Decades is written by James Thorp, with photographs by Emily Marshall, and designed by Jonathan Hitchen. Chapters take the names of tracks by Manchester band Joy Division. It is the second publication in a Manchester trilogy, supported by the Heritage Lottery Fund. Copies cost £7 and are available from the Modernist website.

Building the open city theme for Green-Sky Thinking week

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Green Wall at Edgeware Road, London

This year’s Open City Green-Sky Thinking week takes place from 15–19 May with more than 50 events across London on the theme of ‘building the open city’.

Talks, workshops, debates and walking tours look at subjects including sustainability and building for the future, green roofs and living walls, health and wellbeing and the benefits of green spaces, forest schools, Crossrail, and the potential for housebuilding in the suburbs. The week culminates with a pub quiz on the Friday evening.

For the full programme, visit the Open City website.

LI invites wider participation in diversity and inclusion group

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The LI has issued a second call out for members for its Diversity and Inclusion working group.

The first meeting of the new working group took place on Monday 27 February. Eleven members attended, discussing how the landscape profession could better recruit and retain individuals from diverse backgrounds.

One area of discussion was how the working group reflected the diversity it is keen to encourage. As a result, the Landscape Institute is issuing a further call out for members to join the working group. While all are welcome, those who fall within the following groups are particularly encouraged:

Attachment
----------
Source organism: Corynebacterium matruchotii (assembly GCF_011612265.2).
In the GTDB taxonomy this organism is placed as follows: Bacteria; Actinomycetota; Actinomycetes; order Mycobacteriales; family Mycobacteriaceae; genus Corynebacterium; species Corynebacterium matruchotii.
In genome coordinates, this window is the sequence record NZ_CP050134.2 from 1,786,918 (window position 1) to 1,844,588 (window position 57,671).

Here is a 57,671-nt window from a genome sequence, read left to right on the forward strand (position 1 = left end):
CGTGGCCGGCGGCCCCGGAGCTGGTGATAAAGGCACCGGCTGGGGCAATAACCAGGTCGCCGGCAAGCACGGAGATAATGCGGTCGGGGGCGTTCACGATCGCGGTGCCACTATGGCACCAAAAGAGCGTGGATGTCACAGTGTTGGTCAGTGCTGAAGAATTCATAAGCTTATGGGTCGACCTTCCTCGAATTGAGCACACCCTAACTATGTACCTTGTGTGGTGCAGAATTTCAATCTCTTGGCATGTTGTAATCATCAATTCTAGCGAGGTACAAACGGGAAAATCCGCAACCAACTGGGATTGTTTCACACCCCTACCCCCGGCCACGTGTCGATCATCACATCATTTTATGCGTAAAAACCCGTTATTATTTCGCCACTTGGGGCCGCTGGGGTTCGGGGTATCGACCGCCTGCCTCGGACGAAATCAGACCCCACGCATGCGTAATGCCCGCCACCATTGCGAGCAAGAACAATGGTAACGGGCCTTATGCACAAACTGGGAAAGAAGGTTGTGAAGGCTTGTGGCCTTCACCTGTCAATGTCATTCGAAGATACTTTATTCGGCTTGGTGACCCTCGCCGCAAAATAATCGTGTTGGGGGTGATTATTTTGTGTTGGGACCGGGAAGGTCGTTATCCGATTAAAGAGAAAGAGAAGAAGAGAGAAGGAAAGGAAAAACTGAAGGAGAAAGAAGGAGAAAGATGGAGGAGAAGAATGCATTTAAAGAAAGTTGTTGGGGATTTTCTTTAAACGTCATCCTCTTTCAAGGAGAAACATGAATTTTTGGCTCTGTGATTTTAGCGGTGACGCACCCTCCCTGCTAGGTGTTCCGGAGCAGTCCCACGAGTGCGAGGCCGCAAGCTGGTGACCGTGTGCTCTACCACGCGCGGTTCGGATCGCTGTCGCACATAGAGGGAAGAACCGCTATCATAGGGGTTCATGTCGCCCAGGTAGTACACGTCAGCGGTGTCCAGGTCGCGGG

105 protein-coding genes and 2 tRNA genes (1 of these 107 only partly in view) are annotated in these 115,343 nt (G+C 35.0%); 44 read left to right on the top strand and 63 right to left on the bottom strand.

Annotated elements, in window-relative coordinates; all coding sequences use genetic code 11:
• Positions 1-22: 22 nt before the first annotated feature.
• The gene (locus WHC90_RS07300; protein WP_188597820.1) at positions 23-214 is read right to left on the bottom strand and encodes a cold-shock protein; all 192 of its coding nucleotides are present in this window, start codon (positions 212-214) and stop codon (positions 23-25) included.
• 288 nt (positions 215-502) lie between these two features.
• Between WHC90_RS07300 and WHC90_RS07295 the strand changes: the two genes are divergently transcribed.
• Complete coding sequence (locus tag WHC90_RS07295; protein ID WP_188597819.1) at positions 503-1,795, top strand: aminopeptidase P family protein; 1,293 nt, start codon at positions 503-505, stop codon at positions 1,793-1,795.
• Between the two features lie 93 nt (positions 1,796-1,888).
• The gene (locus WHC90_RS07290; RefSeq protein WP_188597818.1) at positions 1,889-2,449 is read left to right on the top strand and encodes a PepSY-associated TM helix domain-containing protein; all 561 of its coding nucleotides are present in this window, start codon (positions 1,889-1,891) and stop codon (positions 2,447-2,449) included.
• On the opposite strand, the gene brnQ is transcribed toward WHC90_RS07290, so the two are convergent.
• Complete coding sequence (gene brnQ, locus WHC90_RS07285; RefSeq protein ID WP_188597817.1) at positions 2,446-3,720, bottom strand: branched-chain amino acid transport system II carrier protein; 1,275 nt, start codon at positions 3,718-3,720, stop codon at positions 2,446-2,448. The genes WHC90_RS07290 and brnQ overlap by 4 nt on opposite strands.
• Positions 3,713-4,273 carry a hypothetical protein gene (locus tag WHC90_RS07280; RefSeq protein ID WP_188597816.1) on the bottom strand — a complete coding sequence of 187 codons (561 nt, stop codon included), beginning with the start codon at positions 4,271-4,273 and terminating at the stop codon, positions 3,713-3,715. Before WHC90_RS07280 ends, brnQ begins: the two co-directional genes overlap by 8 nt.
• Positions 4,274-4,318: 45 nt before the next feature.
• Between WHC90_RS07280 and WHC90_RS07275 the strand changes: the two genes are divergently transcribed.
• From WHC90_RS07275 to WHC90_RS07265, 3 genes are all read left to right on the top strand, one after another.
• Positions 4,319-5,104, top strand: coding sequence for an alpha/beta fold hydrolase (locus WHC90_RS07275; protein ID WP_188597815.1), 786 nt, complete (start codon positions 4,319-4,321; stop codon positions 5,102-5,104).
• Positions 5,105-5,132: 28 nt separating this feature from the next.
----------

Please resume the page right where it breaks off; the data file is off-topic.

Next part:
• individuals from the devolved nations and north of England
  • individuals of minority ethnic backgrounds
  • non-British nationals
  • members with a disability

To ensure that wide participation in the Diversity and Inclusion working group is possible, the group decided that future meetings will include a video conferencing option. In addition, individuals who would prefer to participate as corresponding members are also welcome.

The working group is keen to partner with other professional bodies and organisations that have been doing valuable work on equality and diversity, and encourages members who are involved with this work with other organisations, or who are aware of work going on in this area, to share their knowledge and experience.

If you are interested in joining the group, or want to get in touch for any other reason, please contact Sabina Mohideen at the Landscape Institute at .

Defra offers grants for flood management projects

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River Rye in flood. Photo: Phil Catterall via Wikimedia

Applications are open for grants of up to £50,000 from the Department for Environment, Food & Rural Affairs (Defra) for natural flood management projects in England.

Eligible projects must show that they reduce flood risk, or coastal erosion, to homes; improve habitats and increase biodiversity; contribute to research and development of natural flood management techniques and interventions; and support and develop partnerships working with and between communities.

Initial project construction should be completed by 31 March 2021.

The grants are part of the department’s catchment-based approach, which encourages collaboration and partnerships between organisations around river catchment areas. For further information on natural flood management, contact Defra at .

The deadline for natural flood management grant applications is 19 May. Download an application form here.

Mayor seeks Design Advocates from built environment professions

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London from above. Photograph by Rob Bye via Unsplash.com

The Mayor of London is looking to recruit leaders from the built environment professions to support the delivery of the Mayor’s vision of ‘a City for all Londoners’.

Up to 30 Design Advocates will assist staff at City Hall in ensuring the inclusiveness, quality and sustainability of development across London. They will uphold the principles of ‘good growth’ by delivering and developing the Good Growth by Design programme, sharing their expertise and providing guidance to ensure that all of London’s residents benefit from changes to the capital’s built environment. They will support City Hall and Transport for London by:

  • setting standards across London in the areas of architecture, urban design and place-making;